Sunday, June 3, 2012

What’s the Deal with SFR?

I’ve been told there’s no market for SFR in traditional publishing. However, I read an article last year in RT Reviews Magazine that readers are hungering for SFR and futuristic romance so they turn to Indie publishers for this genre.

Decadent Publishing has awesome SFR/futuristic titles as well as the new Elatia line, so if you know anyone who loves these genres and can’t find much to read, send them to Decadent.

But I digress.

I wonder why traditional publishers say there is no readership or demand for these books? Sure you can find regular sci-fi titles, but where’s the sci-fi and futuristic romance in big publishing?

Consider all the sci-fi, fantasy, paranormal, and horror movies coming out. Not to mention all the games based on these genres. Most often have romance in them.

So where are the books?

What do you think? Leave a comment and let us know! 

***Books available at most e-book distributors.***



  1. Yes, there is a market for SFR, both hard and soft... science fiction. What you thought I was talking about the bodies.... well they're hard to... oh never mind.

    The big thing with science fiction (with or without the romance), it has to be believable. No, of course you don't have to explain how the inertial dampers work, other than they work really, really well. But on the other hand, you can't be popping out of warp (FTL, star drive, whatever you want to call it) halfway between the earth and the moon... cause that give you about one second to do anything before you turn into a fiery grease spot somewhere on Mother Earth. There are some rules you just can't break.

    I've got SFR books out. Only two, but I'm doing my part! (shuts off the "I'm doing my part" montage from Starship Troopers.)

    It's late, I'm off to the canvas hammock for a comfortable zero gee snooze.

  2. Yes, Starfox, there is a market for SFR in indi publishing, but I'm talking about traditional publishing and why those publishers seem to think there's no market for sci-fi/futuristic romance. If readers are flocking to indi publishers for these particular books, you'd think that the big guys would catch on.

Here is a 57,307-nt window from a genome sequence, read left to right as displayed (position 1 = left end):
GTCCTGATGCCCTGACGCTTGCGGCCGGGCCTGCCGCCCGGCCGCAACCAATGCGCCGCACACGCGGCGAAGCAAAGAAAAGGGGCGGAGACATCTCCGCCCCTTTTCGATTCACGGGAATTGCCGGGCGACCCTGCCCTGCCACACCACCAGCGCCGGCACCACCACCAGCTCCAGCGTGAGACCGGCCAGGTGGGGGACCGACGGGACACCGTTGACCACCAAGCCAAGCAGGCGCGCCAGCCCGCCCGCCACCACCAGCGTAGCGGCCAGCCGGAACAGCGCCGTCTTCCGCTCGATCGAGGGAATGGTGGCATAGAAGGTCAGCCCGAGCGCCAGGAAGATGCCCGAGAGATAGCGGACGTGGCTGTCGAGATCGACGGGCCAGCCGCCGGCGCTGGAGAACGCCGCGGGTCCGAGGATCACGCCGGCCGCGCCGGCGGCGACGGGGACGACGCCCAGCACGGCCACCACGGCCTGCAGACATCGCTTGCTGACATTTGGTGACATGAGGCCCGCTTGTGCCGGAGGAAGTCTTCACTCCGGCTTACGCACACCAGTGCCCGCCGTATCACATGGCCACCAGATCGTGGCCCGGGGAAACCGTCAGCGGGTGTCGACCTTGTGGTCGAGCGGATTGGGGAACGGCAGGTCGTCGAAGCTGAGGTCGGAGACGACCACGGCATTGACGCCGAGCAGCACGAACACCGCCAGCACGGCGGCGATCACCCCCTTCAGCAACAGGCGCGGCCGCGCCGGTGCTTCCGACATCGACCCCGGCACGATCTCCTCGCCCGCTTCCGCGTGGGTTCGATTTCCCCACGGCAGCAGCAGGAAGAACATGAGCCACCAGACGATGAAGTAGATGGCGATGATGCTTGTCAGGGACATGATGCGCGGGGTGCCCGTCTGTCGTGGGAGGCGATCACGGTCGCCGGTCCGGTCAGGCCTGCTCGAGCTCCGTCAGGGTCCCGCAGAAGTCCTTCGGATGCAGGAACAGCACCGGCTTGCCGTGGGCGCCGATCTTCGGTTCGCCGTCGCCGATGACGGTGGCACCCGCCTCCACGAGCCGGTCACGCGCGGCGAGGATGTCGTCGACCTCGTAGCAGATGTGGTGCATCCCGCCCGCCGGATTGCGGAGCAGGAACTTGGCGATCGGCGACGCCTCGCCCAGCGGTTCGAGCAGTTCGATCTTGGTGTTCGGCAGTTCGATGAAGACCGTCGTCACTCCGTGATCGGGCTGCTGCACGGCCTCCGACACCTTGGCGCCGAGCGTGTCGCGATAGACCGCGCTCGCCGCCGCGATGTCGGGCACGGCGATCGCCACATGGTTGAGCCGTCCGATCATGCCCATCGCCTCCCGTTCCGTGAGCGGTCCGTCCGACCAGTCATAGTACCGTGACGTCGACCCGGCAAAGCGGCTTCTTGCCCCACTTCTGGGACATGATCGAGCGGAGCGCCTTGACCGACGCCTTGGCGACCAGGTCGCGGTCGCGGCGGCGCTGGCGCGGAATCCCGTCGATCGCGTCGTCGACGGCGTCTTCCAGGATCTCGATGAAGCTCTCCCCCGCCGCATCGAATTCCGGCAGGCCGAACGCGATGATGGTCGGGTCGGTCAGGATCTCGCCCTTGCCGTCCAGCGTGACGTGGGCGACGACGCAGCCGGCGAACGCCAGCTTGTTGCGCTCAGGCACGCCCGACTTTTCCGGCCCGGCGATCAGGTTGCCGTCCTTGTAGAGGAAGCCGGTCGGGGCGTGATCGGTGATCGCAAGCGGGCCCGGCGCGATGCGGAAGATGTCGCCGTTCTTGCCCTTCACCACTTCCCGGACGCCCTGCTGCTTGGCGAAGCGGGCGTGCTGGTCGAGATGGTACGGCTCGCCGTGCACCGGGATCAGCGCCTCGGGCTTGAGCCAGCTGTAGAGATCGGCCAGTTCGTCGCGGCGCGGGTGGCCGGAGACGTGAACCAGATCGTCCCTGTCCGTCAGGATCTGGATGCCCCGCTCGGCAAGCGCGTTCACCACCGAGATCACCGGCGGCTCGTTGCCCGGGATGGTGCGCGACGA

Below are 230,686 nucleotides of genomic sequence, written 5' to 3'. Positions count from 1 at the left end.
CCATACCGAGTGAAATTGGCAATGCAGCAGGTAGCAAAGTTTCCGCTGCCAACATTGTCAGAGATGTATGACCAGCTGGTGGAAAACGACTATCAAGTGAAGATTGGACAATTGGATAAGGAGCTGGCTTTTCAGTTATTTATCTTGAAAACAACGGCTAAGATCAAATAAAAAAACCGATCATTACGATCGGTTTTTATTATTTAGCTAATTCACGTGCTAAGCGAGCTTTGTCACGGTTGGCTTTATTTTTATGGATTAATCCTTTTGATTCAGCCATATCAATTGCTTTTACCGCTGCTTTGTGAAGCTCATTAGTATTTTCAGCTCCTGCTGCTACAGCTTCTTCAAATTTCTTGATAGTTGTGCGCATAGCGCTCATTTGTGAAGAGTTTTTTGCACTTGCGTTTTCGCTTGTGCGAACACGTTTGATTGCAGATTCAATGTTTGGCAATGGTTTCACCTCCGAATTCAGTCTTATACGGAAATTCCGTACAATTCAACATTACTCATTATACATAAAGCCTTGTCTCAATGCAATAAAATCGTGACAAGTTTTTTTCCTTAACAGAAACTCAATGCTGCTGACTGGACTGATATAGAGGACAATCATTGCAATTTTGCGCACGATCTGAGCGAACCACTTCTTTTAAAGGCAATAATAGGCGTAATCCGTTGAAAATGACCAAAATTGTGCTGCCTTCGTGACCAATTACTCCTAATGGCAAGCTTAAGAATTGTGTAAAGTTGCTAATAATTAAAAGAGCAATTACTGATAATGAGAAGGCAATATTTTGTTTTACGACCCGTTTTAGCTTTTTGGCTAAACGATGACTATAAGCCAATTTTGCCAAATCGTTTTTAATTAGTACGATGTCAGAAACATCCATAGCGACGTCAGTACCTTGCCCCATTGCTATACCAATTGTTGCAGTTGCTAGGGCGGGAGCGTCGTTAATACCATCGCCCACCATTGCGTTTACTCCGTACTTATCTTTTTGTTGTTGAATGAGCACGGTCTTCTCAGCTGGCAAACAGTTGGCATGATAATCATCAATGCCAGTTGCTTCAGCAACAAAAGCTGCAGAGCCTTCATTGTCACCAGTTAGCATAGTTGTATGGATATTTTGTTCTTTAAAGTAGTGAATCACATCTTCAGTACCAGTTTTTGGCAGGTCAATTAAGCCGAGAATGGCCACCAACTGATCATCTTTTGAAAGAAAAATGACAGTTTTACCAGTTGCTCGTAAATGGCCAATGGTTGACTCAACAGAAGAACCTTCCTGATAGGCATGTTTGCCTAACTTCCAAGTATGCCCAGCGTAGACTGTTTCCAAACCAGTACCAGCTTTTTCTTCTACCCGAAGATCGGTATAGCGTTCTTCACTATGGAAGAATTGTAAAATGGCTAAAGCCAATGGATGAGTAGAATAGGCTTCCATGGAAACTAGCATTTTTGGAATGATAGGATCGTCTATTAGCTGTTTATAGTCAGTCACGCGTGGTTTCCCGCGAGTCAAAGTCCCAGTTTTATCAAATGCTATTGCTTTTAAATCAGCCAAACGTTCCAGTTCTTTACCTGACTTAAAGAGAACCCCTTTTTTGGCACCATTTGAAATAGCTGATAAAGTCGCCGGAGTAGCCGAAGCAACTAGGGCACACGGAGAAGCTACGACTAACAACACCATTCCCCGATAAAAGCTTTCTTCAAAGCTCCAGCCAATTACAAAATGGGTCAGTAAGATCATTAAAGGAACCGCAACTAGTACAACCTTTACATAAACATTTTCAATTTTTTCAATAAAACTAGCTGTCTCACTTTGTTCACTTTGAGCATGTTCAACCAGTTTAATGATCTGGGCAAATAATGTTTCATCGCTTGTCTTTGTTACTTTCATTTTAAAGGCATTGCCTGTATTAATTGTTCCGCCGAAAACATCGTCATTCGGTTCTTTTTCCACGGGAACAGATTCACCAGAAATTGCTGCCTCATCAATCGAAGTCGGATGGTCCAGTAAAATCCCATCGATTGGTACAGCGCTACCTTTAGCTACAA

3. If you look at traditional publishers, they have always been a few steps behind the trends since the internet became the go to source for information. Paranormal, MM, and steampunk were best sellers before traditional houses even thought of looking at these submissions. I'm not certain what it will take for them to understand that not only is there a market for this genre, but the fans are devoted and are willing to spend money to satiate there need. If anything it just further solidifies the need for epublishers and independent authors. SFR has always been ahead of the curve and balked at conforming, so that might also have something to do with traditional houses turning their backs on these innovative authors.

  4. I agree with Marguerite, Faith. Look how long it took the traditional publishers to get on the erotica band wagon, not to mention how long they farted around until they finally produced eBooks. How many years were Indies publishing vampire/shape shifter fiction before traditional did? At least a few years, or so it seemed.


  5. So true Marci, now you can't go into a book store with being inundated with vampire books. I remember when Books A Million had the erotica section in with abnormal psychology! They've come a long way, but they still have so far to go before they catch up with the actual buying public. The traditional houses want guaranteed sellers and that usually means "safe" books and authors which lack any real vision (or at least in my opinion)

  6. Traditional publishers are once again behind the times. But they better catch up before they miss the boat.


  7. Great comments, everyone! Share this post's link wherever you can and lets keep this wonderful discussion going!

  8. Here's another comment--part of the problem is too many people working at the big publishing houses have their BAs/MAs in English...or even worse, English Lit--and the attitudes that go with the degree. My guess is that in their view, space opera is for nerds. They want to publish Litrachoor, and find the next literary giant. Like Fitzgerald, maybe. Meanwhile, a lot of folks are like Pratchett's Susan. They hate literature, and would much prefer to read a good book.